Have you ever walked around a city and wondered what it used to look like in the past? What your everyday citizen was wearing, buying or what the trams looked like that used the old rails now unused on the cobbled street you’re walking on today? Or perhaps you might be daydreaming about the future, and might think about what the street you’re walking on might look like in several decades from now. Timescope has made this a reality.
With various terminals dotted around French cities, children aged seven and up are able to enjoy a unique experience at a particular Timescope terminal. They look similar to binoculars that you usually find at tourist lookout points dotted around the city. However, instead of being able to see to the present cityscape around you, you’re able to travel to either the past or future. The Timescope terminal can be adjusted in height, and the user can select what content they’d like to view as well as the language on a touchscreen.
Each terminal contains a 4K screen resolution display and an embedded stereo sound system. Users can look all around them and rotate completely at 360°. The terminals are fully customisable for clients looking to use them. In other words, you can choose colours, logos or branding and incorporate a payment system if clients want to have these options. The Tiimescope terminals can be placed inside or outside and are fully weatherproof and resistant to vandalism such as graffiti. Timescope install the terminals and are also responsible for maintenance. The terminals operate 24/7 and therefore there is no need for staff at each terminal.
VRFocus spoke to Adrien Sadaka, the co-founder and CEO about Timescope. The concept was born out of frustration with historical sites that Adrien and his co-founder visited when travelling. The sites were either receiving renovations, covered in construction equipment or there were too many tourists to truly enjoy or imagine what the site could have looked like. Taking matters into their own hands, they decided to re-imagine a virtual reality (VR) booth by making a self-service system that could work in public spaces for everybody from children to the elderly, with height adjustment. At the moment the Timescope terminal has a universal display that also enables individuals with glasses to see through them. Sadaka notes that in future the Timescope terminals would be able to adjust for each individual’s DPI.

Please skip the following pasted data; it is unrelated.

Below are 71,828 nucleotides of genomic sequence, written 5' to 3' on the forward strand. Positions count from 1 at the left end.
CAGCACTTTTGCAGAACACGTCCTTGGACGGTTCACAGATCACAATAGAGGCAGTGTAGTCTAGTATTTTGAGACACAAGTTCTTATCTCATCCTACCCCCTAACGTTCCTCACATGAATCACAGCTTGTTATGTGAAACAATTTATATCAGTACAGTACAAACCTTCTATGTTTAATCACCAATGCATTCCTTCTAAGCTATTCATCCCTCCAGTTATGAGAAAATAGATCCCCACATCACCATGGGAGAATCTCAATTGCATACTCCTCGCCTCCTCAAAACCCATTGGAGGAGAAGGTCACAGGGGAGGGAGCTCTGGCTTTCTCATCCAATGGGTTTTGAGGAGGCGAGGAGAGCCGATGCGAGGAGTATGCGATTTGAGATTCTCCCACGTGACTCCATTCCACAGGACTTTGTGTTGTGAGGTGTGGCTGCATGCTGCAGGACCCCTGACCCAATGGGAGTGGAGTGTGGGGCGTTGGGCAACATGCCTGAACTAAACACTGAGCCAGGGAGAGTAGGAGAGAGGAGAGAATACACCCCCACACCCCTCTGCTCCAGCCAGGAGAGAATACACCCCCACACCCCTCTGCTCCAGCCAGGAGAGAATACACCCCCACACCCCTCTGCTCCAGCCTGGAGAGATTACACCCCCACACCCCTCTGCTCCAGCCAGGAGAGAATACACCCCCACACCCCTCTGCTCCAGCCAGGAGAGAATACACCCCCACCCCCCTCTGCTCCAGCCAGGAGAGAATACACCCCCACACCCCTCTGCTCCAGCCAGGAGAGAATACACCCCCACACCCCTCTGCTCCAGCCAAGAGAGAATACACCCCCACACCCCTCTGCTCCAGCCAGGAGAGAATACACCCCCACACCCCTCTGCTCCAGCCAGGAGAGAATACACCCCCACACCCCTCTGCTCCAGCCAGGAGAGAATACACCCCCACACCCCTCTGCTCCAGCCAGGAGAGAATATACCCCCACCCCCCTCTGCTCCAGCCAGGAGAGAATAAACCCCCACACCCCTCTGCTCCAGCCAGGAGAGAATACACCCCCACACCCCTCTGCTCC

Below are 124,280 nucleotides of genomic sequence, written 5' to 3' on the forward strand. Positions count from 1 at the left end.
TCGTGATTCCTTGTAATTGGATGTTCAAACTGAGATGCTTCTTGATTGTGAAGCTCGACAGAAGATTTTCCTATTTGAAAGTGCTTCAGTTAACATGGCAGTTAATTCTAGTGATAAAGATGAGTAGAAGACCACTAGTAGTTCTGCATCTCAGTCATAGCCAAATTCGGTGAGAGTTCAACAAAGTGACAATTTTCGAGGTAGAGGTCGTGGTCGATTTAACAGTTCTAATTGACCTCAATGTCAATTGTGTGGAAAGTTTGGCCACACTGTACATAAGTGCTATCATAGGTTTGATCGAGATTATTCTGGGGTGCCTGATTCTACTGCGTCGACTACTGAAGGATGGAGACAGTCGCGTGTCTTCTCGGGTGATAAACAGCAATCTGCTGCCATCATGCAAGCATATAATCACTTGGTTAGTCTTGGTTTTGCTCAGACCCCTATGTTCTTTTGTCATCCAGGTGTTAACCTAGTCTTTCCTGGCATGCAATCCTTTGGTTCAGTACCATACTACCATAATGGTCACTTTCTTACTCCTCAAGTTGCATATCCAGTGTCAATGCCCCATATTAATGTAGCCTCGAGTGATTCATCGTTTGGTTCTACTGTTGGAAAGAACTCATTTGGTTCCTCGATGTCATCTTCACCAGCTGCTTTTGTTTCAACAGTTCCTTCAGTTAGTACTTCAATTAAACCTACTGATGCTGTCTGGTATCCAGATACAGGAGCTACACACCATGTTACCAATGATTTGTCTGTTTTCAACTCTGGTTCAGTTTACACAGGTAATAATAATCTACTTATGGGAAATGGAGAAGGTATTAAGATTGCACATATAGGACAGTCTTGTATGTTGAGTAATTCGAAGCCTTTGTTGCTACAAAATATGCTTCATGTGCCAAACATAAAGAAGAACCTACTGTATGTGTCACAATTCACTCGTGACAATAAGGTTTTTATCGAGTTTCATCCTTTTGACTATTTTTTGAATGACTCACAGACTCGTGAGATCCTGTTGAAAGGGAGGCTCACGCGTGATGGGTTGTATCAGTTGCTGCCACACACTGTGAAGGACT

When asked about why they didn’t use augmented reality (AR), Sadaka explains that VR is powerful in terms of feeling of presence and being inside an environment. Sadaka explains that his personal background is business and his co-founder is a historian. Timescope produce most of the 3D re-constructed content for Timescope, making sure to be as historically and accurately correct as possible. Most of the 3D models are made in Maya and Unity is then used to create interactions. So, when viewers use Timescope terminals there is gaze interaction and information pops up on spots they choose to focus on.
Timescope terminals are available in 15 locations in France with various languages available on every interface (English is available on every one), and customer satisfaction is very high. With 95% of users enjoying the experience and 75% of those choosing the option “wow” when prompted on feedback. Sadaka said that it was great to have somebody in their eighties or nineties who had been present during the events that the Timescope terminal showed say, “oh I remember it was quite like this!”.
Although the Timescope terminals are only available in France, Sadaka says that there has been a lot of demand from abroad and that 2018 will be coming to more cities soon. To find out more watch the video below.